Ask any department’s employees in what ways the boss can improve and you’ll likely get a slew of detailed answers. Ask those same staffers who wants to take their boss’s place, and you probably won’t hear much.
At least that’s what a Randstad US survey recently uncovered.
According to the study, 52% of employees see room for improvement in their firms’ managers. However, half of these employees say they have “no interest” in taking their manager’s place.
Employees cited a variety of reasons for not wanting to be managers, including stress and having to deal with disgruntled workers.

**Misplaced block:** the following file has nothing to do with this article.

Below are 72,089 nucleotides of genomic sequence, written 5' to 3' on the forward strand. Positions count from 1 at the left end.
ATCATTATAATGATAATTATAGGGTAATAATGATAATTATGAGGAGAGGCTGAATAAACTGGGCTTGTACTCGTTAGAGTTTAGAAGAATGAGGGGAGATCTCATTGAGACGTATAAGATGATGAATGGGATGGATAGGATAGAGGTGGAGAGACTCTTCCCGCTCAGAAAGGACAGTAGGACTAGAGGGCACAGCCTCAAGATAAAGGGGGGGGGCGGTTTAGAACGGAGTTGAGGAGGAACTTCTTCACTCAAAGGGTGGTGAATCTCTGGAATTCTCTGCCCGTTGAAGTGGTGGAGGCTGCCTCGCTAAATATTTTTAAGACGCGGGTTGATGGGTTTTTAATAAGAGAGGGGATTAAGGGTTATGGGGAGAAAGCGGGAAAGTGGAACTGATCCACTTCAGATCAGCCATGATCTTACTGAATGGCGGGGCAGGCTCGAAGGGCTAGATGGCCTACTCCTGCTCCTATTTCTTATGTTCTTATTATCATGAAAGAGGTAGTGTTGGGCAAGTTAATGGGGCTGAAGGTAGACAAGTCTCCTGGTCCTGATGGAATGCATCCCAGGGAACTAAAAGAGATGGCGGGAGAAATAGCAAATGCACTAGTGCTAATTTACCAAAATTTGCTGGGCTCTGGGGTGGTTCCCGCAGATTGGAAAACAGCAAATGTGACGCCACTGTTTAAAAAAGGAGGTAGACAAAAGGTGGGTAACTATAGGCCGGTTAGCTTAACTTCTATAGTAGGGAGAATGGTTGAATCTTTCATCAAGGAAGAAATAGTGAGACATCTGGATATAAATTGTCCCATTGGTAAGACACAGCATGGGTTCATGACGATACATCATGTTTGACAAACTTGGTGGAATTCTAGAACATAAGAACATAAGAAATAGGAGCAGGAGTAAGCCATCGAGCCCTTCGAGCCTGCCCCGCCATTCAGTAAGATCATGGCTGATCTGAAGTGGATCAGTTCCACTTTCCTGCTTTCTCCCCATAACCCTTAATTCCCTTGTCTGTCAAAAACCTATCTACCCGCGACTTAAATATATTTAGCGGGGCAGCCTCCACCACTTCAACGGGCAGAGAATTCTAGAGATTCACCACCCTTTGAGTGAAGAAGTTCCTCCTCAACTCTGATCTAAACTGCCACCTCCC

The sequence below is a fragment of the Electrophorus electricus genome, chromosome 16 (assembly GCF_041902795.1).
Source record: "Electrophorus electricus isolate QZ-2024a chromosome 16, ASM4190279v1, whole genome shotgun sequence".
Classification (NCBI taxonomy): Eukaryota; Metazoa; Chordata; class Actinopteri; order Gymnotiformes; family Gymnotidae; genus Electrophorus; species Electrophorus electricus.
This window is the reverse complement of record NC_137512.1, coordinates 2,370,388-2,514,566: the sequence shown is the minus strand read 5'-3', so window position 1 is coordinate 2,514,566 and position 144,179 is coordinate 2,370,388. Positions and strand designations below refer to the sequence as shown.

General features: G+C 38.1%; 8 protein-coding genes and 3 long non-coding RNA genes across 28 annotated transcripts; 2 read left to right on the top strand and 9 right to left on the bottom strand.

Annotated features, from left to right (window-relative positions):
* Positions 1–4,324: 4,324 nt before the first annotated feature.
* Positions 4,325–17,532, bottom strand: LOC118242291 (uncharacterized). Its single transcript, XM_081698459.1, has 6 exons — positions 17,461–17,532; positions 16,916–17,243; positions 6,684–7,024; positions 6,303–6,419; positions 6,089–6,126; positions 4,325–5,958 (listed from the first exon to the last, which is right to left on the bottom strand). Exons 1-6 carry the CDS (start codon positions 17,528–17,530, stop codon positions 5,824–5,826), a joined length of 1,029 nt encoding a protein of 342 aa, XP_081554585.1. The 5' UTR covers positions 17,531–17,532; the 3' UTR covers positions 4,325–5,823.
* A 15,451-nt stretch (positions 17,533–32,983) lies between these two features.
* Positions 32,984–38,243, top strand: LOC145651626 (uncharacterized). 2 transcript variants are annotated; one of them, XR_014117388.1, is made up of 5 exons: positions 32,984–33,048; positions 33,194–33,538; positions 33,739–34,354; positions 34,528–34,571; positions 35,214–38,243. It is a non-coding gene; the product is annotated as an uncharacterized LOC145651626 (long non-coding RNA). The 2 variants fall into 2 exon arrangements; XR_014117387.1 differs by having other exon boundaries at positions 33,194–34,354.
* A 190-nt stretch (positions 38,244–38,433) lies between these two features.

Here’s a detailed breakdown of why employees say they don’t want to lead.
Since most organizations are interested in the advancement of their employees, these findings should raise a few red flags.
So what can companies do to make leadership more appealing?
Allowing background employees to take the lead on projects is one way to make being in charge more palatable.
In addition, cross training/job sharing helps add to employees’ skill sets, and seminars and conferences are powerful educational tools.